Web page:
Thanks AW for actually posting the official law, which does state the 200' rule and the non-moving violation that I was told. The Lexus mirrors are the same as the Sequoia. Pretty large motorized. I can see my wife at the back of the trailer when backing into a camp site. The officer in question must have caught me at a stop light from the cross street. When I saw him (in the mirrors) he wanted me to pull over to the left lane but I pulled over to the shoulder on the right. Guess he didn't want to be on the street side so he had to talk to me through the wife's passenger window. We were driving slow as we were about 2 miles from the State Park after 980 miles. Went to Walmart that night and bought the $19 suction cup model that sticks on the Lexus mirror. Though it does extent the view it blocked the view of the Lexus mirror creating an even bigger blind spot. Didn't want to get another ticket but until further research didn't want to spend more money on a temp fix. Looks like the consensus is to get the McKesh ones. On another note don't think the officer in question wanted to debate the concept of being able to see the highway behind me. They just want their easy $116.
Here is the Texas Law.. its the same.
Originally Posted by state.tx.us
547.602. MIRRORS REQUIRED. A motor vehicle, including
a motor vehicle used to tow another vehicle, shall be equipped with
a mirror located to reflect to the operator a view of the highway
for a distance of at least 200 feet from the rear of the vehicle.

Acts 1995, 74th Leg., ch. 165, 1, eff. Sept. 1, 1995.

You are just under the speed limiting reduction length at 26' To tow legally in Texas I am restricted to 60 mph days 55 night. I don't and have never been stopped driving 70 with my Excella in 31 years now.
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Old 04-28-2011, 09:10 AM   #67
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Quote:
Originally Posted by Wsmith View Post
Here is the Texas Law.. its the same.
Originally Posted by state.tx.us
547.602. MIRRORS REQUIRED. A motor vehicle, including
a motor vehicle used to tow another vehicle, shall be equipped with
a mirror located to reflect to the operator a view of the highway
for a distance of at least 200 feet from the rear of the vehicle.

Acts 1995, 74th Leg., ch. 165, 1, eff. Sept. 1, 1995.

That is still pretty ambiguous. It leaves a lot to the discretion of the LEO. From this statute I need A MIRROR. I can see from my rear view mirror directly behind the trailer at least 200 ft. So I'm good, right? I don't need any "strap ons".
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Old 04-28-2011, 09:31 AM   #68
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In my opinion, in order for mirrors to be effective, they must be wider that the vehicle and the trailer being towed. I believe that one state uses the term "six inches wider than the towed vehicle". I use extension mirrors on the Lincoln but not the PowerWagon, since it has junior west coast mirrors.

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Old 04-28-2011, 09:46 AM   #69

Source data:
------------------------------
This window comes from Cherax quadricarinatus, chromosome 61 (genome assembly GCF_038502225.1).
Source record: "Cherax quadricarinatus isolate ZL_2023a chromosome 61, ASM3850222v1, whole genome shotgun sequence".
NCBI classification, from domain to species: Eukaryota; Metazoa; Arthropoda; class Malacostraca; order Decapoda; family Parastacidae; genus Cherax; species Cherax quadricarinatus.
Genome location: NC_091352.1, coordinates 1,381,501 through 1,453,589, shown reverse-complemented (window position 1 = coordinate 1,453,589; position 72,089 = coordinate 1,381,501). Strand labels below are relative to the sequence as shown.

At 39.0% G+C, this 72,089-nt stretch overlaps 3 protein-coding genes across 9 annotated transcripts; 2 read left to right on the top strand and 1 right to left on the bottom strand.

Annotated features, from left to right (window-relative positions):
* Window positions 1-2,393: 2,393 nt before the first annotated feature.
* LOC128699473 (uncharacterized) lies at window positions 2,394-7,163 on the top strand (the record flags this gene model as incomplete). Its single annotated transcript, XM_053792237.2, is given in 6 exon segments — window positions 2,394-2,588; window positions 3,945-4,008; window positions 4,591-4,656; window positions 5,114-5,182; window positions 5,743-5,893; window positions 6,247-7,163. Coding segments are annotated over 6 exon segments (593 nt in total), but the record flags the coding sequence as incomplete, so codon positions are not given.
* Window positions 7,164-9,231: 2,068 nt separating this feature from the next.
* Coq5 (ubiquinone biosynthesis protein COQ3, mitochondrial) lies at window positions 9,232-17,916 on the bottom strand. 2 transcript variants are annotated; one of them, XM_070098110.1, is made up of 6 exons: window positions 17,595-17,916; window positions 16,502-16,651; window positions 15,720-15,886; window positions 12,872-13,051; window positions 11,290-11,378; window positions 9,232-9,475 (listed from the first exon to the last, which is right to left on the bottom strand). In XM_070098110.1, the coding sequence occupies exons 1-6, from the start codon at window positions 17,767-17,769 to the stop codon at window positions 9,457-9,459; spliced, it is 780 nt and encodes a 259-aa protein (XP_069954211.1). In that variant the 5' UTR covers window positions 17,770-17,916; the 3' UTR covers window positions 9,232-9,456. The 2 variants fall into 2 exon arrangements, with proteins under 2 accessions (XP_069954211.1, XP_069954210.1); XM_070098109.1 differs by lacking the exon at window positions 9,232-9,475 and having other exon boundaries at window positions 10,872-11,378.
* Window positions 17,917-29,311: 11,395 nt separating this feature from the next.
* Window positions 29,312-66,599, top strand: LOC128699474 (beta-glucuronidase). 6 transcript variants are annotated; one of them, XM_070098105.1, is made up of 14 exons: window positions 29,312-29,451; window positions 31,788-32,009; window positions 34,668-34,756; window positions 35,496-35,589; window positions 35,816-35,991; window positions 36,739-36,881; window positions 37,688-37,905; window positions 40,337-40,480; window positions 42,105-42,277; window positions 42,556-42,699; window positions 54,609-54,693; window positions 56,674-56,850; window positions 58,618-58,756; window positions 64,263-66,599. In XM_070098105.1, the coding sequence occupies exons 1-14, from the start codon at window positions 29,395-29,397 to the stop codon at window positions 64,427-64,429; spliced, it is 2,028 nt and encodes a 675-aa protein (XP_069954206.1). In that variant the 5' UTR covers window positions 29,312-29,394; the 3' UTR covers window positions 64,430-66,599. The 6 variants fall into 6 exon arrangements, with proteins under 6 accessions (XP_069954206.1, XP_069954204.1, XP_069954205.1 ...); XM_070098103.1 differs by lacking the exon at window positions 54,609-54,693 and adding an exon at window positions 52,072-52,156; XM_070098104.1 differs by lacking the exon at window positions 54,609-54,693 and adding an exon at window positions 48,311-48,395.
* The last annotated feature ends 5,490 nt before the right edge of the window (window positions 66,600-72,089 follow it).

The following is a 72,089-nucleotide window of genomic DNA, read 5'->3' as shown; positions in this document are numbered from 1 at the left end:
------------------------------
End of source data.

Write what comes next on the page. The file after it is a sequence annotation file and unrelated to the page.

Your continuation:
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Quote:
Originally Posted by w7ts View Post
A modern Airstream is 8 feet 5 inches wide.

The maximum vehicle width in most states is 8' 6 inches.

If your mirror sticks out farther from the TV than your trailer is wide, do you need need an oversize vehicle permit?

It would seem so, since the TV is going to be well over 8' 6" wide.

Just a thought

Ken

Another thought:

Why do you need to see behind when you are going forward?

You have the right of way over anything directly behind you.
My thought are NOT

Truck Tractors have a track of 8' and their mirrors stick out a good 6" wider than the trailer on each side. A mirror is also not considered a load, since its a part of the vehicle. Definitely want to stay off congested narrow city streets if at all possible..

I can think of a few. You are in the right lane going 70 someone is coming up behind you at say 80, (that happens a lot in Texas) you car closing in on someone if front of you going 60 and you look and decide to change lanes.. not knowing a car is behind you closing fast. He switches lanes and you start your move to change lanes and Hit him with the rear of your trailer. He in already in his lane.. whose fault is it going to be.. He beat you into that lane. You had just looked into your sub standard mirrors and he wasn't there but due to his speed he is now in your path. Its not as easy to probe speed in a lot of cases due to anti lock brakes don't leave much much rubber on the road. Will you have the good luck of samaritan to stop and wait for Law Enforcement to get there.
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Old 04-28-2011, 09:58 AM   #70
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Originally Posted by Top View Post
That is still pretty ambiguous. It leaves a lot to the discretion of the LEO. From this statute I need A MIRROR. I can see from my rear view mirror directly behind the trailer at least 200 ft. So I'm good, right? I don't need any "strap ons".